How inflation impacts your business insurance premium
The last few years have been tough for small business owners across Australia. As we emerge from almost three years of lockdowns and restrictions, most of us are feeling the effects of inflation at the supermarket, the service station and in our monthly mortgage repayments as the cost of living continues to rise. Inflation can also affect our insurance premiums – personal and business – as many people are discovering.
But why does inflation have such an effect on small business insurance and what can we do to reduce the impact?
What is inflation?
Inflation is a rise in prices over a period of time and is generally reflected as a percentage. Basically it means that what you could buy with, for example, ten dollars a year ago is different to what you could buy with the same ten dollars today.
Why does inflation affect everything I buy?
As a modern society, we buy and use a range of goods and services, of which insurance is just one. Everything we pay for, like meat and veggies, petrol, gas and electricity – even our entertainment – is impacted by inflation. Add in external pressures such as ongoing global supply chain issues, and the effects are felt even more keenly.
The rising cost of living doesn’t discriminate — just as the cost of living increases, so do the costs of running a business, including your insurance. And as material and labour costs increase, it becomes more expensive for insurers to repair or replace your insured assets.
Can you be more specific about the type of things impacting my business insurance premium?
We sure can. Just a few of the challenges currently facing the insurance industry and contributing to increased costs include the following:
Building material and labour costs have increased
The price of building supplies and other construction materials has spiked due to a lack of availability, making it more expensive to repair and build properties. In the construction sector, supply disruptions relating to raw materials, as well as ongoing labour shortages, are putting upward pressure on property claims. These factors have likely increased your property insurance costs.
The computer chip shortage
If you’re insuring a commercial vehicle, your insurance premiums are affected by many different things, including:
- changes in repair costs
- the availability and costs of parts
- your car’s sum insured, and
- your claims history.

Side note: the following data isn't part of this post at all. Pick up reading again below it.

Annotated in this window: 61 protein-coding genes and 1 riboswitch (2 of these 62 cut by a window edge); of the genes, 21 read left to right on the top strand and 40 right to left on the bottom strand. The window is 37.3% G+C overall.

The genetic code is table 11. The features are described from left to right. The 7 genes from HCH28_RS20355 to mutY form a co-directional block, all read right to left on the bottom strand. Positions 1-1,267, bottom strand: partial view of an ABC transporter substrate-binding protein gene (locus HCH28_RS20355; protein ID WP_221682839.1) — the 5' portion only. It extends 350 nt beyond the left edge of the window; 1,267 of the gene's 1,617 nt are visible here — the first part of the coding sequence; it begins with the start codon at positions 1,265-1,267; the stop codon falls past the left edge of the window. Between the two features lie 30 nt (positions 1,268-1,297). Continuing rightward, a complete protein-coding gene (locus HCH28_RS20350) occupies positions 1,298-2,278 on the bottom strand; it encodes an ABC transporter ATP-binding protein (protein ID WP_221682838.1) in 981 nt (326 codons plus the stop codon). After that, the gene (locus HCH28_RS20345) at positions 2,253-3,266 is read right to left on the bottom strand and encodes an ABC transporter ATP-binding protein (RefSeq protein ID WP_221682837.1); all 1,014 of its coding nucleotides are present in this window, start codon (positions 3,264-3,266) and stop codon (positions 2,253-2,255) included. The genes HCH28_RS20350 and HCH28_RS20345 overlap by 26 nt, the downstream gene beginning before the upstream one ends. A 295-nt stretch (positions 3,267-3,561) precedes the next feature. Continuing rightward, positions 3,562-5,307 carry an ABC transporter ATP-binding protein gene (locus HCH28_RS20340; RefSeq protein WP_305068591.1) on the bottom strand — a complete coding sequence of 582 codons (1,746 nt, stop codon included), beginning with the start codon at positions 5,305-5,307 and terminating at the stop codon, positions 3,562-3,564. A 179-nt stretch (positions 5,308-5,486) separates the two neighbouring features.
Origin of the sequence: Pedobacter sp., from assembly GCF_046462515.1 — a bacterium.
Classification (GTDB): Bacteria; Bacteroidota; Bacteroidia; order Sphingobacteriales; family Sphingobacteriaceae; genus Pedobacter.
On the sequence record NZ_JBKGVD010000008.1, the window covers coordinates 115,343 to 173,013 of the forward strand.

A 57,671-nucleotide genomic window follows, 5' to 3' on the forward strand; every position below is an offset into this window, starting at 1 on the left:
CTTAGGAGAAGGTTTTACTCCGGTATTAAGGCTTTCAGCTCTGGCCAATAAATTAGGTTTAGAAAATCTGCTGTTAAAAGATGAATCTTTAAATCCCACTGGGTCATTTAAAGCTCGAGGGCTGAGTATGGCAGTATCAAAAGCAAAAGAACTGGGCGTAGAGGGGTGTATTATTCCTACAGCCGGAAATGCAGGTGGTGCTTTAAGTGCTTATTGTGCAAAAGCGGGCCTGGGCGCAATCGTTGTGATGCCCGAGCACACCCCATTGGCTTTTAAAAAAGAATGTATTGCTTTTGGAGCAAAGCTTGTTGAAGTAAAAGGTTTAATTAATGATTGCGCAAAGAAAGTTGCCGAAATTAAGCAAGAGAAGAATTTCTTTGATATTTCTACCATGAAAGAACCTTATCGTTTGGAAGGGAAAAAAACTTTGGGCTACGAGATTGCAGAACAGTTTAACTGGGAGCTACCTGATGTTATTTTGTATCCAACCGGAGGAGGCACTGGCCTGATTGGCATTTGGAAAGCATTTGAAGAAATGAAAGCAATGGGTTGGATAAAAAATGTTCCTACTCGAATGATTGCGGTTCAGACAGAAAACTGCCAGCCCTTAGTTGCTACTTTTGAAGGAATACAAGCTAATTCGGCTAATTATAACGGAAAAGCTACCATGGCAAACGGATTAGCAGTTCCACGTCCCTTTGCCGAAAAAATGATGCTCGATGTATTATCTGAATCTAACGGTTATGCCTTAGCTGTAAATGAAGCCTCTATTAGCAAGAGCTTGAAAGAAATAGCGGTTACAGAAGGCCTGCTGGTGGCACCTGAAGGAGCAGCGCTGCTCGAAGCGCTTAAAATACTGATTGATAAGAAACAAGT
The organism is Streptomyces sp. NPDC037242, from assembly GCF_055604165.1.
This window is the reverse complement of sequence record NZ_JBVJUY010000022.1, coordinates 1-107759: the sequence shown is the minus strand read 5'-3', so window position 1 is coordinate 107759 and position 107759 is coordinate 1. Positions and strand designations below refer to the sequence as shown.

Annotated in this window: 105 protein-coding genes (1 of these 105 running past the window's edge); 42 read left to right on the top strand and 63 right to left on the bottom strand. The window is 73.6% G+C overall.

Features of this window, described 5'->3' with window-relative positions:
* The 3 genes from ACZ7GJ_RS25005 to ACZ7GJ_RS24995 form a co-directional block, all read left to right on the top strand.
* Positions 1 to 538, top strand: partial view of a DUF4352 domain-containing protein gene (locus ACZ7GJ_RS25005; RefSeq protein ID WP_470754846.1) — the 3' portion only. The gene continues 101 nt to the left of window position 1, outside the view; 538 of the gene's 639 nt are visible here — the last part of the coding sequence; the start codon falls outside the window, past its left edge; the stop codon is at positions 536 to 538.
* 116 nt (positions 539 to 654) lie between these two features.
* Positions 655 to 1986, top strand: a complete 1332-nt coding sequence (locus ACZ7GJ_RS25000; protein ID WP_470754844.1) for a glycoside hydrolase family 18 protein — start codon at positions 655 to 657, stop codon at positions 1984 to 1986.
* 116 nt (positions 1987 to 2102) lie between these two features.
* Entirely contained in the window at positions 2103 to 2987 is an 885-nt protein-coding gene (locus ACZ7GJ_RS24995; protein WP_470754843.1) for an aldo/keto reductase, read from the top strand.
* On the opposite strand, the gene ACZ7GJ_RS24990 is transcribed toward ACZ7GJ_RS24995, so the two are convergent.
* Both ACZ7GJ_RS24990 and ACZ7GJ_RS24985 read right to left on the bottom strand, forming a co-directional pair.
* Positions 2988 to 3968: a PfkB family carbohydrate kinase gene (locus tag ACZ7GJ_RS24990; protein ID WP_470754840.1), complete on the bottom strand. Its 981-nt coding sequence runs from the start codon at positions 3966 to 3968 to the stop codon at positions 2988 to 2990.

However, it’s a global shortage of computer chips, semiconductors and other vehicle component parts keeping the prices of new and used vehicles historically high. A crucial component of cars built today, fewer available computer chips means more expensive cars and, as the cost of cars rise, so does the cost to repair if an accident occurs.
Auto repair and labour costs have increased
With the computer chip shortage, more people are keeping their old cars on the road longer. And these cars need more repairs. An increase in demand for car parts, together with global supply chain issues, has lead to inflated car part costs. Auto repair shops are also experiencing staffing shortages and increased labour costs, which are also driving up the costs of repairs.
Okay, but why does my business insurance premium increase every year?
Business insurance is usually taken out as an annual policy, meaning it renews each year. And you’re right, it is common for premiums to increase when a policy is renewed. Recent significant natural disasters such as bushfires, cyclones and floods, have increased the cost of cover in many areas across Australia. This may happen even if the area you live or work in hasn’t been affected by recent natural disasters. Premiums may also increase based on the assessed risk of the business or property.
As a small business owner, how can I deal with inflation while making sure I have the cover I need?
Aussie small business owners are a savvy bunch and understand they need to find a way to manage the impacts of inflation on their business insurance premiums.
However, it’s also important to think about how any policy changes will affect your business insurance cover. Here’s a few simple things you can do to reduce your premium.
Choose a higher excess
An excess is the amount you agree to pay if you make a claim for an insurable event. By choosing a higher excess, your premium will be reduced. Before deciding to increase your excess, ask yourself how much you can afford to pay if you need to make a claim for an event covered by your policy.
Review your insurance policy every year
It’s easy to just let your policy rollover but you should carefully review it at renewal, making sure it still fits your needs and current circumstances. Maybe you have extras you don’t need anymore, don’t drive as much or have upgraded your building security.
With the cost of almost everything going up, the temptation to reduce your insurance may be strong. However, it’s important policies including financial protection for assets, like your buildings, equipment, stock and contents still have the right levels of insurance in place.
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Insurance is issued by AAI Limited ABN 48 005 297 807 trading as AAMI Business Insurance. Limits, conditions and exclusions apply. Read the relevant Product Disclosure Statement before buying this insurance. The Target Market Determination is also available.
This advice has been prepared without taking into account your particular objectives, financial situation or needs, so you should consider whether it is appropriate for you before acting on it.
The information is intended to be of a general nature only. We do not accept any legal responsibility for any loss incurred as a result of reliance upon it – please make your own enquiries.